Music Directors conduct choirs, orchestras, bands, ensembles, opera companies, and musical performances.
Specialisations: Band Leader, Choral Director, Orchestra Conductor.
A bachelor or postgraduate degree in music and a high level of musicianship is usually needed to work as a Music Director.
Auditions and selects musicians and singers.
Selects music for performances and assigns instrumental parts to musicians.
Directs musical groups at rehearsals and performances to achieve desired effects such as tonal and harmonic balance, rhythm and tempo.
JSA produces employment projections to show where likely future job opportunities may be. Employment projections data are only produced for occupations at the broad four digit Australian and New Zealand Standard Classification of Occupations (ANZSCO) level. While data are not available for this occupation, projections data are available for the parent occupation, Music Professionals, under the outlook section.
Earnings and hours
Around 58% of people employed as Music Directors work full-time hours, in all their jobs combined. This is 8 percentage points below the all jobs average (66%).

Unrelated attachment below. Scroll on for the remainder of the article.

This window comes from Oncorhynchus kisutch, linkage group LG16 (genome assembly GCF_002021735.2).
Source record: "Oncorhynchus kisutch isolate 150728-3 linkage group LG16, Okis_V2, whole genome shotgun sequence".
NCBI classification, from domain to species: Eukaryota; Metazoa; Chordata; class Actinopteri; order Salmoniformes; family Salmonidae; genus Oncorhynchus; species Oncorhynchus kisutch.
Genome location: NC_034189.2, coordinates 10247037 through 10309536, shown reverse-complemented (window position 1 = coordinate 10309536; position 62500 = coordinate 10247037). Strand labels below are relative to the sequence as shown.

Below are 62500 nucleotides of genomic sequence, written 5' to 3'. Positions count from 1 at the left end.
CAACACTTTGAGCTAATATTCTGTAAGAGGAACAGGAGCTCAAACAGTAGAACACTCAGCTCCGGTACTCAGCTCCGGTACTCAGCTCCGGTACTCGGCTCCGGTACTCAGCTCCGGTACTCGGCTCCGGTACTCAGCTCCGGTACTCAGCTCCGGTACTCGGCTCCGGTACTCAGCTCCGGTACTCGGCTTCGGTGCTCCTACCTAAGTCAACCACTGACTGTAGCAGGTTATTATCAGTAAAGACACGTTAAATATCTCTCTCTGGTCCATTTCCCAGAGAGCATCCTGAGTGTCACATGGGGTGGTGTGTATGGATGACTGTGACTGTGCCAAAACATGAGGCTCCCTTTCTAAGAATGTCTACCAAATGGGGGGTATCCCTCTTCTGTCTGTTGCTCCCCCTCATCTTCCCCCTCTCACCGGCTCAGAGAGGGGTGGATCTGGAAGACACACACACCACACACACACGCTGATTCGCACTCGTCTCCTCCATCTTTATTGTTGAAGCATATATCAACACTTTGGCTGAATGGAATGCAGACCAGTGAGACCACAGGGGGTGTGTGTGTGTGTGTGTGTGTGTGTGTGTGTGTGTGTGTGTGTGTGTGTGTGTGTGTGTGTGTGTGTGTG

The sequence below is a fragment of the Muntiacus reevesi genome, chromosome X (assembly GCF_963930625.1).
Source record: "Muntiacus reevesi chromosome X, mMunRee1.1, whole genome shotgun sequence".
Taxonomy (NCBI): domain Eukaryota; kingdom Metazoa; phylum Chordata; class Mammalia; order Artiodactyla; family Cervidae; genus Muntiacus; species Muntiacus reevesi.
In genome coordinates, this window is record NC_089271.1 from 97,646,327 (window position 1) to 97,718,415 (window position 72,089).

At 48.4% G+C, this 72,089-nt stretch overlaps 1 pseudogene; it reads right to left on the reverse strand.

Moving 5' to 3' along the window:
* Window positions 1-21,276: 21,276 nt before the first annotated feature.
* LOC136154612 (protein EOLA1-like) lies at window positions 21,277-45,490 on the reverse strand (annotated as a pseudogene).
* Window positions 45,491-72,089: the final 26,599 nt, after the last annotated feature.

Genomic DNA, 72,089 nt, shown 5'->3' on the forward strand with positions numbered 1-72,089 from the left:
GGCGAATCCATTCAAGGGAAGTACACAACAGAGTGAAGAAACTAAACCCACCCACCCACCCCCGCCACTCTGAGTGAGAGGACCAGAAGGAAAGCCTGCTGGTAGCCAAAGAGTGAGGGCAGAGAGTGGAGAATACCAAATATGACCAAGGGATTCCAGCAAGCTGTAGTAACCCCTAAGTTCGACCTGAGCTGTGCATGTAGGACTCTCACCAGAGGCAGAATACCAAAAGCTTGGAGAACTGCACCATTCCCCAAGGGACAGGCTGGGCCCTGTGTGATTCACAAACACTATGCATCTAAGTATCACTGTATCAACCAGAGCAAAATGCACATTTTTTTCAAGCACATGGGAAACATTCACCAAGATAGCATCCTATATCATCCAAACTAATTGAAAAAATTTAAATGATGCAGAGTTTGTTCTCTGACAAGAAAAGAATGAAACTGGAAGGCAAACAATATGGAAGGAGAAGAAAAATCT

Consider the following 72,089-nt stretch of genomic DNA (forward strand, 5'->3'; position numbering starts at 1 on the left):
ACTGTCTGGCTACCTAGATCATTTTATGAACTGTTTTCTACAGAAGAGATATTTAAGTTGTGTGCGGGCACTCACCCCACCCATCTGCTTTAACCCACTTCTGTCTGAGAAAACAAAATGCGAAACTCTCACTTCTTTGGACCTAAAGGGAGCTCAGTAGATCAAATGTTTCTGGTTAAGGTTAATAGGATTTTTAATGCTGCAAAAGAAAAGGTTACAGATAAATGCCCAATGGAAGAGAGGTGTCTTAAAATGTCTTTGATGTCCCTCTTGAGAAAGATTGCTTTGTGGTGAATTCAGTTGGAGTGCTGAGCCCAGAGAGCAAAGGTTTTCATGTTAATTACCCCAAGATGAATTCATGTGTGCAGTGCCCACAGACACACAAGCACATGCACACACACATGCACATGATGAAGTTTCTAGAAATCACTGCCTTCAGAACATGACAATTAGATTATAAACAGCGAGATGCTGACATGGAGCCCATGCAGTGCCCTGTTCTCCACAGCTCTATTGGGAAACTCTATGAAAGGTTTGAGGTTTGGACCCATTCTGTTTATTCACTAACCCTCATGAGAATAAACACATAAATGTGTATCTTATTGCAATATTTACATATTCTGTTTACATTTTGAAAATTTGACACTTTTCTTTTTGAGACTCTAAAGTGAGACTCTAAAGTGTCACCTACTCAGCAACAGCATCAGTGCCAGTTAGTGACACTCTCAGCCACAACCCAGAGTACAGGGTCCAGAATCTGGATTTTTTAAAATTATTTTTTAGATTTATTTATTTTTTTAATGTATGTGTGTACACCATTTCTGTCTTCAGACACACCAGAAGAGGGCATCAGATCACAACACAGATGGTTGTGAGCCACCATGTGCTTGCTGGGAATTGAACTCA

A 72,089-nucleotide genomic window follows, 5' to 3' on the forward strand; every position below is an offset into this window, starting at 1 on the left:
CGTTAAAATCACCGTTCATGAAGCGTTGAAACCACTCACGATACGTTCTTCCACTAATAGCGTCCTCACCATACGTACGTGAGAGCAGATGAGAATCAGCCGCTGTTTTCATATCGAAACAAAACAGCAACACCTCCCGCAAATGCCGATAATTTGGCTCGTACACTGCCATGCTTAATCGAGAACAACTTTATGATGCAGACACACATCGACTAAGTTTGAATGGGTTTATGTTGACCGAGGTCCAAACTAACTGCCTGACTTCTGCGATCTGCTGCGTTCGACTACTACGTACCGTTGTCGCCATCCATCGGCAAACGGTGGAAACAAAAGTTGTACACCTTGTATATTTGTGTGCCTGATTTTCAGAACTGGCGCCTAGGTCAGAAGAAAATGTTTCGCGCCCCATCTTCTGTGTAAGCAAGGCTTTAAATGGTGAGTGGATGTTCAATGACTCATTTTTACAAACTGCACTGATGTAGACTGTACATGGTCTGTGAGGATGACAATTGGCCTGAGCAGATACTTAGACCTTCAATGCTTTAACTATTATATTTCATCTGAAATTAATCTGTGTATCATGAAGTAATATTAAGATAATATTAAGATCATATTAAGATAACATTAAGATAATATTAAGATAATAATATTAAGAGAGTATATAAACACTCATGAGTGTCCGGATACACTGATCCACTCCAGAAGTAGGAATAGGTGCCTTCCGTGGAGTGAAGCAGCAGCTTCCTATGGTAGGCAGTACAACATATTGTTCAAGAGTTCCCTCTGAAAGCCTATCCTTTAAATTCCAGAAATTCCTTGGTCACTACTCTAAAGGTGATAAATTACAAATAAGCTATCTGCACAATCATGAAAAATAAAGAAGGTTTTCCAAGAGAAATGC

Full-time workers work an average of 48 hours per week in their main job. This is 4 hours more than the all jobs average (44 hours per week).
Sources:Full-time share and full-time hours: ABS, 2016 Census, customised report. Compared to the all jobs average.
Employment across Australia
Employment by State and Territory (% Share)
|State||Music Directors||All Jobs Average|
Around 80% of Music Directors live in capital cities, compared with the all jobs average of 62%.
Victoria and New South Wales have a large share of employment relative to their population size.
Source: Based on ABS Census 2016, Customised Report. Share of workers across Australian states, territories and regions, in this job compared to the all jobs average.
Age and gender
The median age of Music Directors is 45 years. This is higher than the all jobs average of 40 years.
A large share of workers are aged 45 to 54 years.
Females make up 40% of the workforce. This is 8 percentage points below the all jobs average of 48%.
Source: Based on ABS Census 2016, Customised Report. Age profile and gender share compared to the all jobs average.
Age Profile (% Share)
|Age Bracket||Music Directors||All Jobs Average|
|65 and Over||7.4||4.2|
Source: Based on ABS Census 2016, Customised Report. Age profile of workers in this job compared to the all jobs average.
Education, training and experience
A bachelor or postgraduate degree in music and a high level of musicianship is usually needed to work as a Music Director.
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Highest Level of Education (% Share)
|Type of Qualification||Music Directors||All Jobs Average|
|Post Graduate/Graduate Diploma or Graduate Certificate||28.3||10.1|